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Sewable 5mm LED mount

by ArizonaClark, published

Sewable 5mm LED mount by ArizonaClark Sep 7, 2015
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Summary

I needed a way to mount a standard 5mm LED onto my "wearable" project (a Santa hat). I created this little sewable mount, and printed it with NinjaFlex (I used "Semitransparent White", http://www.adafruit.com/product/2445 printed at 100% fill).

There's a groove inside to hold the ridge on a 5mm LED. The hole in the middle is tapered to ease insertion from the side with the mounting ears.

These mounts are NOT designed for use with conductive thread. You'll have to use a more conventional wiring technique, like wire wrapping, soldering, or crimp connectors.

By the way, the LED in the picture with 4 leads is an addressable LED, https://www.sparkfun.com/products/12986 that is compatible with Adafruit's Neopixels.

Instructions

These parts are designed to be printed with NinjaFlex. I used
"Semitranslucent White", from Adafruit (www.adafruit.com)
PID# 2445. I used Cura as my slicer program, and used 100% fill
(hey, they're really small, so won't use much filament).

These are designed to be mechanical mounts for a standard 5mm
LED. I'm using SparkFun COM-12986 "addressable" LEDs, compatible
with Adafruit's Neopixels, but they should work with any standard
5mm LED. THEY ARE NOT INTENDED FOR USE WITH CONDUCTIVE THREAD!
You'll have to figure out some other method for the electrical
connection, such as wirewrap or soldering to the LED leads.

The mount has a groove in the middle for the ridge on the LED,
with a taper to ease insertion of the LED from the side that
has the mounting ears. The design has four ears that can be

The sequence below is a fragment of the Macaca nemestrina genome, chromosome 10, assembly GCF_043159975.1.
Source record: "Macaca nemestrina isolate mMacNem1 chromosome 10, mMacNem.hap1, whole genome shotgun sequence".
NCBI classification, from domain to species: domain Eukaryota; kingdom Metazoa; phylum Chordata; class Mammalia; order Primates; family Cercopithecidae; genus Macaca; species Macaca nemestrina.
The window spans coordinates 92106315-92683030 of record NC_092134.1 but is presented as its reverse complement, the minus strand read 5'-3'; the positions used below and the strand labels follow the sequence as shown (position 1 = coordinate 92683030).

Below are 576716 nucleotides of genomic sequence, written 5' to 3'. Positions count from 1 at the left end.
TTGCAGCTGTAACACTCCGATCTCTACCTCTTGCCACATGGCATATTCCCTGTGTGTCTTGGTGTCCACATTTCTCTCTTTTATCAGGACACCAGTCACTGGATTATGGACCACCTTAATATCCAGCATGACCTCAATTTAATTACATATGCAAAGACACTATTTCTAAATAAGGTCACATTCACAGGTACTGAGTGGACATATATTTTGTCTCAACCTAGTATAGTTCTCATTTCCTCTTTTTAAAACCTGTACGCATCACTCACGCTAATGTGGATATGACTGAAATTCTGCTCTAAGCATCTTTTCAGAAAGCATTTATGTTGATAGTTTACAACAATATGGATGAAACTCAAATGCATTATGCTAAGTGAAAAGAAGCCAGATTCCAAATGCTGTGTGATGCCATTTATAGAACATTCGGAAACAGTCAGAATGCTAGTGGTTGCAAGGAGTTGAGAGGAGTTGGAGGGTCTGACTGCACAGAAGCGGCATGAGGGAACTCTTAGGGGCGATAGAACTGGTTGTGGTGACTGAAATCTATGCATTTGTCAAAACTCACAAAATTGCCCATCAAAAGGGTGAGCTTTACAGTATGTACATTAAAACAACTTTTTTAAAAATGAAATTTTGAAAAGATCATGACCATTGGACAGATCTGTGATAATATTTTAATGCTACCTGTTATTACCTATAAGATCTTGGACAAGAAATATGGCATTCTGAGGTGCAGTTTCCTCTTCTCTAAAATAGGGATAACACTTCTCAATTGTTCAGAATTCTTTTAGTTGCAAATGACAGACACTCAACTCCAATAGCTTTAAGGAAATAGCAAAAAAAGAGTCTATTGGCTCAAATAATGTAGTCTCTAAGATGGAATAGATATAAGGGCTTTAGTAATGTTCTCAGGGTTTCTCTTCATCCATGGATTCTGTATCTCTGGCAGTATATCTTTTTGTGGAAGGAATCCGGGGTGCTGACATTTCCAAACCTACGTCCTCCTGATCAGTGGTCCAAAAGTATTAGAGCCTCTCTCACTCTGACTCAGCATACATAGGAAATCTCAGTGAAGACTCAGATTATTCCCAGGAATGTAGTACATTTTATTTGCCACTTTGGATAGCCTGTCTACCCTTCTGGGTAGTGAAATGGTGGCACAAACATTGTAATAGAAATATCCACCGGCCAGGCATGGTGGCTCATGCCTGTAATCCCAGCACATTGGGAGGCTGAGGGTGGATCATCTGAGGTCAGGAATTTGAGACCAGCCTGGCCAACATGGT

sewn onto cloth. If you need fewer ears, you can either modify
the design or just trim the extras off with sciscors or a knife.

I advise that you print one, and see if it needs to have the
size adjusted with the scaling factor in your slicer program.
If you need several, you may wish to print them several at a
time -- the time to clean the print bed is longer than the
actual print time for one. I've printed four at a time, and
although they come out rougher than printing one at a time,
they're quite usable, though need a little trimming with a
knife.

I inserted the LED into the mount, then shoved the leads
through the cloth. I used a needle and ordinary thread to
sew the ears onto the cloth. Once I had all of my LEDs
mounted in this way, I soldered wires to them. (Since I wanted
high flexibility, I used silicone insulated stranded wire, such
as www.adafruit.com/products/2517 for black, and some other
colors.) A word on soldering technique: I normally wouldn't
recommend this technique (I've been soldering things for about
half a century), but as they say "if it's stupid, but it works,
it ain't stupid" (from the "rules of combat"). Spread out
the leads (especially if you have a four-lead LED). Then,
using a high-temperature soldering iron, tin each lead,
making sure you have a lot of solder on the lead. Tin the
stripped end of the wire to go onto the lead, slip some heat-
shrink tubing over the wire, then hold the wire to the lead
so it's in line with the lead, and heat both with the iron.
Hold the wire steady until the solder has solidified. (Under
"normal" conditions, I'd recommend twisting the wire around the
lead, then heat both with the soldering iron, and apply solder.
However, these aren't "normal" conditions.) I then slid the
heat-shrink tubing down to cover the lead, and "brushed" it
with the iron to get it to shrink down. I had 11 LEDs, each
with 4 leads, with power and ground "daisy chained", and data
wired from one to the next, with the cloth in question being
polyester, and had no sign of the cloth being damaged by the
heat. I also used a "cross tweezers", that is, tweezers you
squeeze to open, to hold the wires while soldering.

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This could be changed just slightly and then instead of having to hand sew it you could machine sew it. Ninjaflex is great for this...Great idea. X

You'll notice that I published the .scad file. I certainly encourage "derivatives" from my design (hopefully with correct attribution). (Please remember that OpenSCAD is a free tool.)

I've had a "family health" thing come up recently, and won't have time to do anything with 3D printing within the "near" future. To be honest, though, for the application I originally designed this for (adding LEDs to a purchased Santa hat), it seems to me that hand sewing is a lot easier than doing it with a machine.

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